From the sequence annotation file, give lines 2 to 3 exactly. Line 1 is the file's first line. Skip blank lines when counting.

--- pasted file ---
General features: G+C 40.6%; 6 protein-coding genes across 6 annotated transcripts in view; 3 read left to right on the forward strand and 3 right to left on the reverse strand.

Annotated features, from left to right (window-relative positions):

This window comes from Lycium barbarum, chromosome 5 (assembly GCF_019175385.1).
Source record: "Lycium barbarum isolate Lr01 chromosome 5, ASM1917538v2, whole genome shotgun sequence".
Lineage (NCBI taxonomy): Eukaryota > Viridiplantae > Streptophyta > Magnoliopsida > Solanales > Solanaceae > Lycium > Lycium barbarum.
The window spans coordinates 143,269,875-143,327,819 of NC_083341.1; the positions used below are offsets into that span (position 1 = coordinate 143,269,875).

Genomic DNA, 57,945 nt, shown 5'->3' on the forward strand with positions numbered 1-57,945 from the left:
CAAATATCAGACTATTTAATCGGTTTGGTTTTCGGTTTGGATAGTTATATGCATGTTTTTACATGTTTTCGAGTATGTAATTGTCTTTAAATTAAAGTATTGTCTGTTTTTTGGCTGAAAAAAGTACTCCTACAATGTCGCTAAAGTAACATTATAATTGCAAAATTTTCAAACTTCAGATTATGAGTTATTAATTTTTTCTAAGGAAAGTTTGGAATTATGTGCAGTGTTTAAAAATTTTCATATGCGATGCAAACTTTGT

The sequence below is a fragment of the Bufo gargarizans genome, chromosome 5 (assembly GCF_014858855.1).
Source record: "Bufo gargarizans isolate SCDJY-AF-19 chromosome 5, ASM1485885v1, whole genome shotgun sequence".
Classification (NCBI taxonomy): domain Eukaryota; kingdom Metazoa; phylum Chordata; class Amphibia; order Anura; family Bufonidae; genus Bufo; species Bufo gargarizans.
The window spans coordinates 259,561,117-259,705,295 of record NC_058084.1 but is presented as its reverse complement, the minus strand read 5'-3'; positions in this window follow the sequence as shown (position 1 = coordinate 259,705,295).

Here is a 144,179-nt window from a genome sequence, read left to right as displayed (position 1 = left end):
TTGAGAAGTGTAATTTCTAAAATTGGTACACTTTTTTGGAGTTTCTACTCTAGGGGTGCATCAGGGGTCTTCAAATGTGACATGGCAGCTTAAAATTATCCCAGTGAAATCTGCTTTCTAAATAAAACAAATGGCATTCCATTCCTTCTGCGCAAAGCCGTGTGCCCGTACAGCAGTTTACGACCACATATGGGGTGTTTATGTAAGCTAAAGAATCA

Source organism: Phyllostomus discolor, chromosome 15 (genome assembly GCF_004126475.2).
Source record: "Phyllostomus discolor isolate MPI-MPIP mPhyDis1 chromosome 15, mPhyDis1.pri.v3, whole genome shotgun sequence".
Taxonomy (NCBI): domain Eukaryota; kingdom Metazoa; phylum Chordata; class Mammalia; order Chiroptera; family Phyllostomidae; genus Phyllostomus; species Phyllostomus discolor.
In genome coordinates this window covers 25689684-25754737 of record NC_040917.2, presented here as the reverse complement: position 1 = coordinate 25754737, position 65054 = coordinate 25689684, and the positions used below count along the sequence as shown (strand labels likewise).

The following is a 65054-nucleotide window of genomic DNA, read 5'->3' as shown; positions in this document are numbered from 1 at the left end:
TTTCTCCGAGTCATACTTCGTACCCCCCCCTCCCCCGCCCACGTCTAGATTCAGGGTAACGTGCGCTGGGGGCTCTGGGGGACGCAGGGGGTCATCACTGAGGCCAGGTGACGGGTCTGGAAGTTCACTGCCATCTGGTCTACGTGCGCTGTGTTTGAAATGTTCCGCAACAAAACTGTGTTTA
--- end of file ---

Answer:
Annotated features, from left to right (window-relative positions):

This window comes from Lycium barbarum, chromosome 5 (assembly GCF_019175385.1).